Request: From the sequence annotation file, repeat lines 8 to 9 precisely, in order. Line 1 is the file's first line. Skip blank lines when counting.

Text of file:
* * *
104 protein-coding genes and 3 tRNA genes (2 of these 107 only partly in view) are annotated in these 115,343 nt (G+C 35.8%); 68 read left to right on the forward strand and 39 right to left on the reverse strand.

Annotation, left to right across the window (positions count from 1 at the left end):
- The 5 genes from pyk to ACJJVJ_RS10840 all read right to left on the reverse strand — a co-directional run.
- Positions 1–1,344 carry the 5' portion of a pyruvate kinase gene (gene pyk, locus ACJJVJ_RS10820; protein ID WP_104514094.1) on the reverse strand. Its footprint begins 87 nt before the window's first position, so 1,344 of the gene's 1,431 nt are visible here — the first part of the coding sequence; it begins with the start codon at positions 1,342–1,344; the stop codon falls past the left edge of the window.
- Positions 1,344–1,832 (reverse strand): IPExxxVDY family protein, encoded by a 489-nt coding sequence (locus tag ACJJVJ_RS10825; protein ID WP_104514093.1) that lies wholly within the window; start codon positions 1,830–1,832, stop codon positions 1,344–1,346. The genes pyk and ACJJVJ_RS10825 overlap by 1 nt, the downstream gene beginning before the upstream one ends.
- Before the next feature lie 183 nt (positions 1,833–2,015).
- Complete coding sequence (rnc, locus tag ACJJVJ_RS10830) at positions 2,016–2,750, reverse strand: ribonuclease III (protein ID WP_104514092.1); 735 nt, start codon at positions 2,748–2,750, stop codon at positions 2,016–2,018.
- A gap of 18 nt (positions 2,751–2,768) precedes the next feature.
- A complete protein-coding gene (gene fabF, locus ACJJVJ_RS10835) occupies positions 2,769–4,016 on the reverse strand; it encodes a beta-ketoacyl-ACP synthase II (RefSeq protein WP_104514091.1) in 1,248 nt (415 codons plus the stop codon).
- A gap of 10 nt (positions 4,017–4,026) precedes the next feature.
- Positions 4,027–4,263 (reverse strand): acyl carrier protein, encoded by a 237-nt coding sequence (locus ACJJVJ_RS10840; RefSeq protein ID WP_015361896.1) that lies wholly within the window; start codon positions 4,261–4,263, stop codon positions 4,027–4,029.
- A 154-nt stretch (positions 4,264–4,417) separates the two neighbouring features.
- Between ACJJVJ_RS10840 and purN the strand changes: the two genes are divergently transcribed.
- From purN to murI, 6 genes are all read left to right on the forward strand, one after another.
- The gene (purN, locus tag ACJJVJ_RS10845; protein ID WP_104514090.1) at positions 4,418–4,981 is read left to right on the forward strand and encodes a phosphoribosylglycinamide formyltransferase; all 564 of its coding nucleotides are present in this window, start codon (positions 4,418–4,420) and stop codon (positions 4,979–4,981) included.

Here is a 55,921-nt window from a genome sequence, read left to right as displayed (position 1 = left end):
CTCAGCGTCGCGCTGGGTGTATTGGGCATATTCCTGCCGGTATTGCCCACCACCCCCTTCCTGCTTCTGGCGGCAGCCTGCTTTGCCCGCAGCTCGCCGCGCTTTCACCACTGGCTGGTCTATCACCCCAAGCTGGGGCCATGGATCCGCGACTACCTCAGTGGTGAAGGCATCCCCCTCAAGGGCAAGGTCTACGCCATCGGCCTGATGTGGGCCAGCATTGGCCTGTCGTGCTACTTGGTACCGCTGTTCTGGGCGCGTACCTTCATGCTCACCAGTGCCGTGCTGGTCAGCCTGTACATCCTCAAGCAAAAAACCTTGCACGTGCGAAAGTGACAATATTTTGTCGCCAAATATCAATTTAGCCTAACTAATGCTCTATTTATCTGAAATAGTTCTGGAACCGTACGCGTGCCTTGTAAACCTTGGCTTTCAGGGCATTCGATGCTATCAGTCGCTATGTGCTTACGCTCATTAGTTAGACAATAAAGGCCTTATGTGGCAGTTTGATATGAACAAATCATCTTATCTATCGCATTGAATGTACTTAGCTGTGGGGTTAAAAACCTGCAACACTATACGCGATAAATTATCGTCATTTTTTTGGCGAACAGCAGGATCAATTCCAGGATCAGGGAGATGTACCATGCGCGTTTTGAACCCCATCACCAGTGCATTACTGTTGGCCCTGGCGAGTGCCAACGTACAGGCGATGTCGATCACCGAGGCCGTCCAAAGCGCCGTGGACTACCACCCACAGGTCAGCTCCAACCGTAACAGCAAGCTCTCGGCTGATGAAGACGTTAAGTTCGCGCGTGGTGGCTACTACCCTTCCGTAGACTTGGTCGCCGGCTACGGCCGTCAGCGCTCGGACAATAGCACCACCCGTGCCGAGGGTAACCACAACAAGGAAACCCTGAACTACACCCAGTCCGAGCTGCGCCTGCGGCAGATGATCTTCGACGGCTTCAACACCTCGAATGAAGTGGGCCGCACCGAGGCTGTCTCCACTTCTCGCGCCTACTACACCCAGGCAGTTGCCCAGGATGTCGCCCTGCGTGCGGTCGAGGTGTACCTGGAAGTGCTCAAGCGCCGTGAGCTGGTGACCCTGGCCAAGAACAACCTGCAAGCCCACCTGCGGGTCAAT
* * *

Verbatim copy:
- A gap of 18 nt (positions 2,751–2,768) precedes the next feature.
- A complete protein-coding gene (gene fabF, locus ACJJVJ_RS10835) occupies positions 2,769–4,016 on the reverse strand; it encodes a beta-ketoacyl-ACP synthase II (RefSeq protein WP_104514091.1) in 1,248 nt (415 codons plus the stop codon).